Where it falls apart is review and actually implementation.

            The process should not allow that without a through washing of the logic, inputs, consequences of a failure etc.

            If you don’t come close to a stall it does not affect anything and they don’t fly 737s in stall other than the Simulator.

            It would be interesting to see what Boeing is doing on the test runs with the MAX.

  8. If this proves to be the reason, Boeing is guilty of criminal negligence here. To not anticipate AOA failure at low altitude and expect the pilots to react with no training is really quite appalling. Those dead people were guinea pigs, Boeing, negligent. The 737 MAX, a warmed over death trap.

    • If it happened to Lion Air and not an U.S. airline it is simply that Lion Air should have repaired!

      Indeed it is useless to let the pilots know when an air carrier is serious.

      Lion Air is your answer

      • Mark: While I agree Boeing is criminally negligent in their whole aspect of this, the 737 is not a flying death trap.

        Boeing at least was complicit, the aircraft while an old design works and works well with about an equal crash rate with the A320.

        Not the first time Boeing has done denial.

        Nor the first time a cross linked confirmation on a critical safety item was done .

        https://www.flightglobal.com/news/articles/ba-747-crew-commended-for-escaping-near-stall-on-tak-343738/

        Boeing had it disabled and likely never enabled again.

        • The way this plane came to market makes me very uneasy, a late response to A320 NEO, a rush to market, tweaking an ancient design that never envisioned large diameter engines.

          • The NG is no different as it too had not only larger, but strut engine vs the contoured in tube design of the original 737.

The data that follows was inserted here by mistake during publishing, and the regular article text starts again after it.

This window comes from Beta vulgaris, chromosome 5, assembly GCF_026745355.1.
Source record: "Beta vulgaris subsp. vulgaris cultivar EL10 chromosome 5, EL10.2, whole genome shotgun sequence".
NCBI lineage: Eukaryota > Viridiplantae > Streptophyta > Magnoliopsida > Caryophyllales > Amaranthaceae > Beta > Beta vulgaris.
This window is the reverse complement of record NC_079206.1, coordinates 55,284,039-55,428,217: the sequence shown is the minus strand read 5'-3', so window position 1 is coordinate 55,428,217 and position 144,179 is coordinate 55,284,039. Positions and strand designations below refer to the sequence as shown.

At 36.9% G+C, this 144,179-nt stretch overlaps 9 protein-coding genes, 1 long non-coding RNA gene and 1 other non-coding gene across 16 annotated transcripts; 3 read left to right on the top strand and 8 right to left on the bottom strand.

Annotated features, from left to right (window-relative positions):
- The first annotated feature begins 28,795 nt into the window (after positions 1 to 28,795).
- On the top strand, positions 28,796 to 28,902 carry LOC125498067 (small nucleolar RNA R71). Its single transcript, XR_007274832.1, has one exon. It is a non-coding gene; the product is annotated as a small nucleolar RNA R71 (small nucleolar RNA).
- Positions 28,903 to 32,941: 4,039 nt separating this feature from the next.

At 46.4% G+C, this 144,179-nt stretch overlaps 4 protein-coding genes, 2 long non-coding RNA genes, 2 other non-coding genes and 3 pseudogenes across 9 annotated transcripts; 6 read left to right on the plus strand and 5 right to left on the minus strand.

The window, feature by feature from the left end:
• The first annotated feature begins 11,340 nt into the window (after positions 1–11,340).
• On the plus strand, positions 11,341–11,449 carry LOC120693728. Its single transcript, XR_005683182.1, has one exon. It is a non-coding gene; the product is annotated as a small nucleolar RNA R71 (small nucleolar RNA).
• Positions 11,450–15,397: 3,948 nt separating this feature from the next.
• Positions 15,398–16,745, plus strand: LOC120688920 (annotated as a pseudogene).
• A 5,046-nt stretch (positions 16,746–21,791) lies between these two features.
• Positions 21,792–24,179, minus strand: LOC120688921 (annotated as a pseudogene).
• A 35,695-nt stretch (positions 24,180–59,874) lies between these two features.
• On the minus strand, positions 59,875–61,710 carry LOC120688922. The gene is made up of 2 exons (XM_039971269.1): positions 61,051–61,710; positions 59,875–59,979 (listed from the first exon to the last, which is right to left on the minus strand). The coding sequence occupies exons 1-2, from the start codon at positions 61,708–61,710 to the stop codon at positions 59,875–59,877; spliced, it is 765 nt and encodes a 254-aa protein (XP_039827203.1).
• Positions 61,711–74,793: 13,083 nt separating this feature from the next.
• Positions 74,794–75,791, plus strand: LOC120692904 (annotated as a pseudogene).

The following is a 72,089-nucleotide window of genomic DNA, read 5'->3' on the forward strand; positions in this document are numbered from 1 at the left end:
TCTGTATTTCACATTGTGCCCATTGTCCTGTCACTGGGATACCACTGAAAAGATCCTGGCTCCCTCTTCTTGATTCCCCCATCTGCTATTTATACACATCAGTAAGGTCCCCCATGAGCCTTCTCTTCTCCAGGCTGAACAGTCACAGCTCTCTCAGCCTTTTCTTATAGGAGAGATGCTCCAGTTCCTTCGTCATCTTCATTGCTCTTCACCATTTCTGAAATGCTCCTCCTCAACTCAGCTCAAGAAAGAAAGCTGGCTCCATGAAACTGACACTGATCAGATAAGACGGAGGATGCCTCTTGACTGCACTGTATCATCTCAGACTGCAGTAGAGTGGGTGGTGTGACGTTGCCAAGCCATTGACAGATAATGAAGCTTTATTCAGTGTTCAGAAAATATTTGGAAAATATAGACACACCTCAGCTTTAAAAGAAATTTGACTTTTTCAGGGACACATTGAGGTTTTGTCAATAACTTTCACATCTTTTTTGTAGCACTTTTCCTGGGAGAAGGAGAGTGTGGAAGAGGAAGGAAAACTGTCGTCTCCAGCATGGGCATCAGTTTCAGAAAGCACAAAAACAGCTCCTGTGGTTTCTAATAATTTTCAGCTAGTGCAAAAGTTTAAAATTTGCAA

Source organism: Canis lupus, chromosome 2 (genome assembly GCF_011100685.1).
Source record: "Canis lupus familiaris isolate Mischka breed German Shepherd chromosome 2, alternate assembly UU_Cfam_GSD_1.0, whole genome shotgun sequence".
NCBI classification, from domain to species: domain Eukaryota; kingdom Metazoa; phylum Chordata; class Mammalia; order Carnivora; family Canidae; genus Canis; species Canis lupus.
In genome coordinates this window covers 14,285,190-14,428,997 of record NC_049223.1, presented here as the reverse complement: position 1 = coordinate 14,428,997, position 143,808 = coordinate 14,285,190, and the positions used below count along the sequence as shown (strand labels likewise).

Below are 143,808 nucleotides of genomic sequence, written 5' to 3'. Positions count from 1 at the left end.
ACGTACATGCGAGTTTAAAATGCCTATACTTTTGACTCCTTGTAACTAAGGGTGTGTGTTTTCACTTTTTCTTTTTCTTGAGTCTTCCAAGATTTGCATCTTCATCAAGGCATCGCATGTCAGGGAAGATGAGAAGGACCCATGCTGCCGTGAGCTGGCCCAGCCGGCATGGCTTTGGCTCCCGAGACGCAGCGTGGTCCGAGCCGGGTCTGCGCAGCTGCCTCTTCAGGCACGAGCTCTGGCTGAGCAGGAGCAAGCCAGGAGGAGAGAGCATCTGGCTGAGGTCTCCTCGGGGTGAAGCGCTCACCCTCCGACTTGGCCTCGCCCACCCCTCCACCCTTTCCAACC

It does not seem haste is an issue here.

            Some horribly poor thinking and agreement it was a good idea let alone a method to deal with it let alone no one flying knowing it was there.

            Airbus has its share of unfortunate results as a result of automation and modes that have crashed aircraft.

            There response is vastly superior to Boeing.

            I admire the work they did on AF447.

          • @tw
            What’s the consensus on AF447. Pilot/crew error mostly?

          • “The NG is no different as it too had not only larger, but strut engine vs the contoured in tube design of the original 737.”

            The MAX fan cowling sits further out _and_ higher up front.
            It’s drag will cause a pitch up earlier than
            the NG installation.

            “It does not seem haste is an issue here.”
            Think again.

          • Ivory:

            On the surface AF447 was crew failure.

            As a (best described as former) Pilot (small aircraft) I was appalled at their reaction as it goes against evering you were taught (the basics still apply up to pax aircraft, fighters are a different game)

            At the heart is it was a system disaster. They should have been tested and corrected and clearly never were.

            At the time they were doing rote training, the pilots knew the drill and you did not have to revert to your basic airman ship to pass. You simply did the procedure by rote (and debrief emphasized the procedure)

            The system was excited about take off and landings and to stay current, you had to have (3 or 5) in your currency period.

            They started asking the questions after AF447., what pilot can’t do a landing? You do one a flight, same as takeoff.

            What we see is for unknown reasons of human physiology, suddenly presented with no speed, some pilots pull back on the controls.